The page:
Take a continuous improvement approach to D&I, measuring and monitoring outcomes and refining your strategy as you go. Transparently report on progress, or perhaps a lack of progress as may sometimes be the case. Reporting and communicating on D&I progress should be done authentically and match the internal experience of employees; we sometimes see businesses proclaiming success of D&I efforts which does not match the reality of the business internally – this can be detrimental to D&I efforts and significantly undermine progress and buy in to the D&I strategy.

A continuous improvement approach will also support the development of a collective inclusive mindset and the shared accountability of D&I across the business – as employees, and customers see the sustained and continued evolution of D&I across the business they will start to take ownership over the active role they can play in supporting D&I progress.

As with a lot of change programmes, seeing tangible results takes time and sustained effort. Too often we expect instant results and so we put a stop to the work too soon when we don’t see immediate impact. It is key to maintain commitment to the D&I change journey and allow sufficient time to achieve the culture shift and benefits enabled by diversity and nurtured by inclusion.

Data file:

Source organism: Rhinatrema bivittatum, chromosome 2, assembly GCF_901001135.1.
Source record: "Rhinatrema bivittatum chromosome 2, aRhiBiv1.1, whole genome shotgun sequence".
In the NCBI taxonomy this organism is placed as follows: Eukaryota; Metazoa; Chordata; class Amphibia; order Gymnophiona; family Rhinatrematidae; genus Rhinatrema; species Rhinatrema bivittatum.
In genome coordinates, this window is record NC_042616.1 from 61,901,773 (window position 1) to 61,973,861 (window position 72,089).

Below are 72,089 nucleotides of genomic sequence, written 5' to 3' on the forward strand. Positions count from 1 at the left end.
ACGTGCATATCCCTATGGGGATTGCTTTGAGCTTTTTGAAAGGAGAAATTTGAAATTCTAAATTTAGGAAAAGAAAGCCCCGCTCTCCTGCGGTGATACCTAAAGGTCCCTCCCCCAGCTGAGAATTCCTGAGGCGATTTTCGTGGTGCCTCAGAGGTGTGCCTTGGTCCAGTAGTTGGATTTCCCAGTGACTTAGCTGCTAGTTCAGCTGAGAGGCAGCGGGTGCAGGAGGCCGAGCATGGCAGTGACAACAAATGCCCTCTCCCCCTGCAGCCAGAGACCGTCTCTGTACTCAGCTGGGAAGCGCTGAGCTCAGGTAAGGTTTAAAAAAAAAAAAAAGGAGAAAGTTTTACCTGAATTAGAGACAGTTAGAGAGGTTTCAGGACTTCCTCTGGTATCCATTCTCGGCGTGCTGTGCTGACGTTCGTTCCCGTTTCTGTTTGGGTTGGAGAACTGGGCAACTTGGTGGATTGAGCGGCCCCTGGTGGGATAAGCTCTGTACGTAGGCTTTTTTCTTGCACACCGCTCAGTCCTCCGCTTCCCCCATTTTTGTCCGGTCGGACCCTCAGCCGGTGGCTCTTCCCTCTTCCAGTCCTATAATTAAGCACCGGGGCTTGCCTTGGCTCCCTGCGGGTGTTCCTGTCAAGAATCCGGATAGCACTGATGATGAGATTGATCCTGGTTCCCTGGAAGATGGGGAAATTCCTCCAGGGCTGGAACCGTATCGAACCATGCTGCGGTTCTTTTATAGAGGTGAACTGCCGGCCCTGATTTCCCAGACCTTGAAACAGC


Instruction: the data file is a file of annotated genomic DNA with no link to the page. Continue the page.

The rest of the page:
Anchor changes into corporate culture

You want to get to the place where D&I is fully integrated into all ways of working across the business and across the employee lifecycle; where inclusion is a way of doing things, and it is no longer viewed as an ‘additional thing’ that managers and leaders need to think about or do on top of their day-jobs.